On another occasion, Thomas Krüger a member of the East German youth organization the Gesellschaft für Sport und Technik, made an airborne escape attempt and landed a Zlin Z 42M light aircraft at the British military airfield at RAF Gatow in West Berlin. His aircraft was returned to East Germany, but not without tongue in cheek slogans sprawled across it from Royal Air Force servicemen such as "Wish you were here" and "Come back soon".
Many potential escapees were wounded attempting to flee into the West and if they were within the 'death strip' area no matter their proximity to the western side, Westerners could not intervene to assist the wounded out of fear of provoking attack from East German military or security forces. East German Grenztruppen border guards notoriously left wounded would be defectors to bleed to death in this area such was the most infamous case regarding eighteen year old Peter Fechter on 17 August 1962. The negative attention garnered by the East German government as a result of the Fechter incident, prompted East German authorities to authorize and enforce stricter rules for the discharging of weapons in public view. Following the Fechtner incident, the policy of leaving wounded to die was reversed and medical care was to be offered to the wounded individual. The last shooting death along the Wall occurred in 1989 when twenty year old Christopher Gueffroy was hit in the chest by ten rounds from AK-47 assault rifles fired by Grenztruppen soldiers and left to die in the border strip. The widespread violence associated with the construction of the Wall led many in the East to develop feelings of desperation and feeling oppressed by the ruling regime.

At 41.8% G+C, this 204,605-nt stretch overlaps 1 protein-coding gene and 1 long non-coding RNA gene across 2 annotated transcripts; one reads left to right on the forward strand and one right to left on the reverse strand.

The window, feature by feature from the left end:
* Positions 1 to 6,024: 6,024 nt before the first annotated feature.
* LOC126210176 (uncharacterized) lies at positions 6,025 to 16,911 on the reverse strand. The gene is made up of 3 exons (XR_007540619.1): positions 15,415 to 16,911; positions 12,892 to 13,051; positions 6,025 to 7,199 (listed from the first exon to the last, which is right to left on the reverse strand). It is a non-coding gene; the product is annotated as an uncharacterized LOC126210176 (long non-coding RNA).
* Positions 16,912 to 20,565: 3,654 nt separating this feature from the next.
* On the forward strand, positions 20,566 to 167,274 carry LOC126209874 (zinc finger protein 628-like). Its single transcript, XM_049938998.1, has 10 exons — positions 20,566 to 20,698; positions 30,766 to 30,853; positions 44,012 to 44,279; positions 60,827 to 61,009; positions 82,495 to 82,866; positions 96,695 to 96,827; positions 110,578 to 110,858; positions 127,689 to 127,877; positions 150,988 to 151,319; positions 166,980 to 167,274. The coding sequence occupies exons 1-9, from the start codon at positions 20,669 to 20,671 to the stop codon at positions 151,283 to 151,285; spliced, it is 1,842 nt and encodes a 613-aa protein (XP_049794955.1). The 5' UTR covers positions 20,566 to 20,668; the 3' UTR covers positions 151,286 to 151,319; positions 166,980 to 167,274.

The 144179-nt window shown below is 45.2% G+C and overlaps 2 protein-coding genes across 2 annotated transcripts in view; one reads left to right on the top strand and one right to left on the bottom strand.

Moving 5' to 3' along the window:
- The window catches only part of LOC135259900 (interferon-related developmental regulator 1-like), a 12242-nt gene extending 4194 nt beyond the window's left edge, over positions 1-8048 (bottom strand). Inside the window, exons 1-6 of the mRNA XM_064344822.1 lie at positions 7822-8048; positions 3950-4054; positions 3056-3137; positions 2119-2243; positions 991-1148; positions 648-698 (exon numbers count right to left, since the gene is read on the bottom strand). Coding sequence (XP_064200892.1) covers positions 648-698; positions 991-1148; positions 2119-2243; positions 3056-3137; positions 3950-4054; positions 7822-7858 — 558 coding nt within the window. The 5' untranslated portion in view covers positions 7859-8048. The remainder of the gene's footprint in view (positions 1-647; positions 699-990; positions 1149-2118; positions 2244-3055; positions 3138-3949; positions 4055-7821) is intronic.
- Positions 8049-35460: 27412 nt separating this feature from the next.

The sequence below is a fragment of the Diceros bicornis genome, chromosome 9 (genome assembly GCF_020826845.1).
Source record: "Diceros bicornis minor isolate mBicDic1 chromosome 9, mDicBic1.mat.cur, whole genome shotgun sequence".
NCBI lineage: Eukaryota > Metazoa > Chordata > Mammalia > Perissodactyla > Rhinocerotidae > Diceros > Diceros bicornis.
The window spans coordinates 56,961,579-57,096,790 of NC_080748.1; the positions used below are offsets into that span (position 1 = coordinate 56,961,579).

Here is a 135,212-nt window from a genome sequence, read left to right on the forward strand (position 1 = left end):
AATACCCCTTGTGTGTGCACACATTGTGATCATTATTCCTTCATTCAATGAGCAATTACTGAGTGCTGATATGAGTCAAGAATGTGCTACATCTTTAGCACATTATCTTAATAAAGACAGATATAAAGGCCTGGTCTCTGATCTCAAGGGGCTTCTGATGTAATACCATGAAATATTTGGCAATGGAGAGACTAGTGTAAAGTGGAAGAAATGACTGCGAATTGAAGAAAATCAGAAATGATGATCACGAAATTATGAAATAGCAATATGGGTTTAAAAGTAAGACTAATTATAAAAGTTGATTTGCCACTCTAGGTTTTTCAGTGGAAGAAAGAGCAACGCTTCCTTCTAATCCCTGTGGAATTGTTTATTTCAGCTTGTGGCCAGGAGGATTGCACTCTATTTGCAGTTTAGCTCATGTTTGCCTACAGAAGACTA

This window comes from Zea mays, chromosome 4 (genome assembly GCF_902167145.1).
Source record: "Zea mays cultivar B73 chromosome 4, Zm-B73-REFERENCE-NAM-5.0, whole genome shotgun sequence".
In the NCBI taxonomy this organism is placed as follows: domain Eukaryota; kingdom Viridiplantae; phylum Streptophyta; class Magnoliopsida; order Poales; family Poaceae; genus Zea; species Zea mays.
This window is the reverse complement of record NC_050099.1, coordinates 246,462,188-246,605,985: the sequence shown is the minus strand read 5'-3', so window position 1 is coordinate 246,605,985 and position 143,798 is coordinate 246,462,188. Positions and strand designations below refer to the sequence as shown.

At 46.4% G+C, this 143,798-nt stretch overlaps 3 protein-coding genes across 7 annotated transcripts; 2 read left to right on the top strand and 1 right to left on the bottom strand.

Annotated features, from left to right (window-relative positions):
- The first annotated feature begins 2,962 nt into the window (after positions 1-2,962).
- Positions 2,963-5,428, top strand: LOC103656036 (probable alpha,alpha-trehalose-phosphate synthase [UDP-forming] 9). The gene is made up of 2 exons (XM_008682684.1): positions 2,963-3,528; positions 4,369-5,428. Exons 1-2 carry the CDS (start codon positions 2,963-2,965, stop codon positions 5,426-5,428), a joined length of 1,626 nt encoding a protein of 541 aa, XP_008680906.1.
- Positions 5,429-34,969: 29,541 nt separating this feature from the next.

Throughout the duration of its existence, it is estimated that 5,000 people successfully escaped through the Berlin Wall into West Germany. Almost 200 were confirmed killed attempting to escape and another 75,000 were wounded attempting to defect.
The beginning of the end of the Berlin Wall came on 12 June 1987, when American President Ronald Reagan visited West Berlin to commemorate the 750th anniversary of the city of Berlin. In a speech at the Brandenburg Gate, he openly challenged Soviet leader and General Secretary of the Communist Party, Mikhail Gorbachev. In a speech which would become famous, Reagan demanded that he open the Brandenburg Gate and tear down the Berlin Wall as a symbol of granting increasing freedom in the Eastern Bloc.